What are male or female occupations? What are they defined by? What can be done to improve the rates of female students in VET? These are some of the questions to tackle in the ever-present issue of occupational gender stereotypes that are found not just in educational systems in the Western Balkans, but globally.
When it comes to vocational education in the Western Balkans, the Study of Youth Unemployment in the Western Balkans claims that youth labour market indicators show substantially low rates for young women. In each of the economies, the male youth employment rate exceeds female activity.
Consequently, the average gender gap considering youth employment in the Western Balkans is 13.2, compared to 5.7 of the EU countries.
According to the Overview of the Gender Dimension in the Western Balkans, there is around 14% of women in STEM (Science, Technology, Engineering, and Math) occupations, the result of that being gender stereotypes, pay gaps, and gender bias that leads many young girls to avoid careers in STEM fields.
According to the Guideline for the Integration of Gender Dimension in Vocational Education, earlier analyses have shown that some of the reasons gender stereotypes are still present in the educational systems in the Western Balkans are unsuitable curriculums, school books full of gender stereotypes, or lack of education of teachers about gender issues.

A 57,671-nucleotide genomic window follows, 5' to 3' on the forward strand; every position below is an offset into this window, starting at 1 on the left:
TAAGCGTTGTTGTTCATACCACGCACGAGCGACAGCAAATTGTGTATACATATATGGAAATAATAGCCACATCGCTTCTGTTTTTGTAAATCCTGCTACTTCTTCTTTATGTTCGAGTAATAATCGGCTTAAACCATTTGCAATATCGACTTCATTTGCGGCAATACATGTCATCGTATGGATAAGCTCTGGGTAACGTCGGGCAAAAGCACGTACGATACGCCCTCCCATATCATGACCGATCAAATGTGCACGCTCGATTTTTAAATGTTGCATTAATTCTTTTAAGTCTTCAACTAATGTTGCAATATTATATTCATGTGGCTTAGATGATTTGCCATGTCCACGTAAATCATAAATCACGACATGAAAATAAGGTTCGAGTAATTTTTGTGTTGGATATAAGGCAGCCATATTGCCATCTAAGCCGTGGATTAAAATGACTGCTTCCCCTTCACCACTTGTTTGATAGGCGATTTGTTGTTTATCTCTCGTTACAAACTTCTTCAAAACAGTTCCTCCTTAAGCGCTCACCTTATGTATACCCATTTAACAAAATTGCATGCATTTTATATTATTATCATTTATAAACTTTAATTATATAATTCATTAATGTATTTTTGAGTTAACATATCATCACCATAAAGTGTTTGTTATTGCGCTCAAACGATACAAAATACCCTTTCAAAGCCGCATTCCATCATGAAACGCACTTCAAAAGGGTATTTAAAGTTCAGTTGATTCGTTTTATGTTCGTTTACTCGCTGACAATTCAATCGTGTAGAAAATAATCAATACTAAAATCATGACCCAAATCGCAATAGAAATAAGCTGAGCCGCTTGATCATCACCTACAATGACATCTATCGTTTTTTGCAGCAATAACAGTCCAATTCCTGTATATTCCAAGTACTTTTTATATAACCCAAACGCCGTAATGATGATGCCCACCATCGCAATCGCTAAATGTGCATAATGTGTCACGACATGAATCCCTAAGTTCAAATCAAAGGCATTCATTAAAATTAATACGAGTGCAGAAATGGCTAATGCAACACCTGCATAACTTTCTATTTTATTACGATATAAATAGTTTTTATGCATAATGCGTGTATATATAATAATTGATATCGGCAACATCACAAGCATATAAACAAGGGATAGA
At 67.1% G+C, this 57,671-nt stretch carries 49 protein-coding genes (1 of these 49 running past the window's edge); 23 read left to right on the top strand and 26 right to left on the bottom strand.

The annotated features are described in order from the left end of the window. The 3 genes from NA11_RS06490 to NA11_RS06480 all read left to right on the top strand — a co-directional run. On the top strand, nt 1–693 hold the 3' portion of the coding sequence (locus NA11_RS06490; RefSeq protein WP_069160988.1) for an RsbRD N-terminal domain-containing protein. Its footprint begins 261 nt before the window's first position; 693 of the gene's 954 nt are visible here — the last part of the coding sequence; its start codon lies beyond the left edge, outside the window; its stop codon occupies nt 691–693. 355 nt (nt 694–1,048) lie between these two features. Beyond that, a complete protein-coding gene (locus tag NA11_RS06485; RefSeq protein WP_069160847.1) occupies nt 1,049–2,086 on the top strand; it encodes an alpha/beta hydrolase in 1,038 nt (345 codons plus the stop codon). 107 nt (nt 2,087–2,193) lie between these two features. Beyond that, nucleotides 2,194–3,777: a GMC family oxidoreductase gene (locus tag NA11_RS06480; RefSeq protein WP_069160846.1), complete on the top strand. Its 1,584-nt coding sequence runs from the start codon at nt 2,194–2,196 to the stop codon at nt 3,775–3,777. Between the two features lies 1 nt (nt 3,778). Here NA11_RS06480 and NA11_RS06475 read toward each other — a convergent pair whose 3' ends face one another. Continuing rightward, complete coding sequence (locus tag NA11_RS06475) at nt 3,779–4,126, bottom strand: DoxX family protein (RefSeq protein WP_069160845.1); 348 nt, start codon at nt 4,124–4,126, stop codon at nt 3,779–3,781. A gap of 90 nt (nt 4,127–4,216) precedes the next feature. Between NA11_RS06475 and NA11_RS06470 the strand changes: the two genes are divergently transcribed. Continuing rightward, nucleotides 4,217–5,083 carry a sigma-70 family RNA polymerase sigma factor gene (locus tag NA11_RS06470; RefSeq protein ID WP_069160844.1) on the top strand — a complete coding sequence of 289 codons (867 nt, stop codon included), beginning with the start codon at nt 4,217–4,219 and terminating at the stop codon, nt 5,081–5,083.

Therefore, that some occupations are considered male or female is the consequence of the still-present systemic remains of the traditional gender roles. That as a result created an environment where both girls and boys feel obligated to choose their professional path limited by, among other reasons, the scope of socially acceptable gender occupations.
Similarly to the STEM field, vocational schools in the Western Balkans seemingly have more male than female students.
In order to bring awareness to the issue and work towards its solution, A Teachers Guide to Gender Sensitivity in the Classroom offers several recommendations for VET staff to follow:
As the unique mechanism whose aim, among others, is to enhance the quality of vocational education and improve the image of vocational schools in the region, the Regional Challenge Fund encourages these efforts to shed more light on gender-inclusive vocational education systems.
In like manner, the RCF supports VTIs in raising awareness of equal access to education for female and male students through establishing concepts and promoting all programs, especially among female participants. RCF, in general, encourages VTIs to make all occupations, especially STEM occupations, more attractive to all gender and vulnerable groups to increase their participation in, for example, Mechanical Engineering and Metal Processing or Information and Communication Technology industry.
The Fund was commissioned by the German Federal Ministry for Economic Cooperation and Development (BMZ), delegated to KfW Development Bank, and is executed by the Western Balkans 6 Chamber Investment Forum.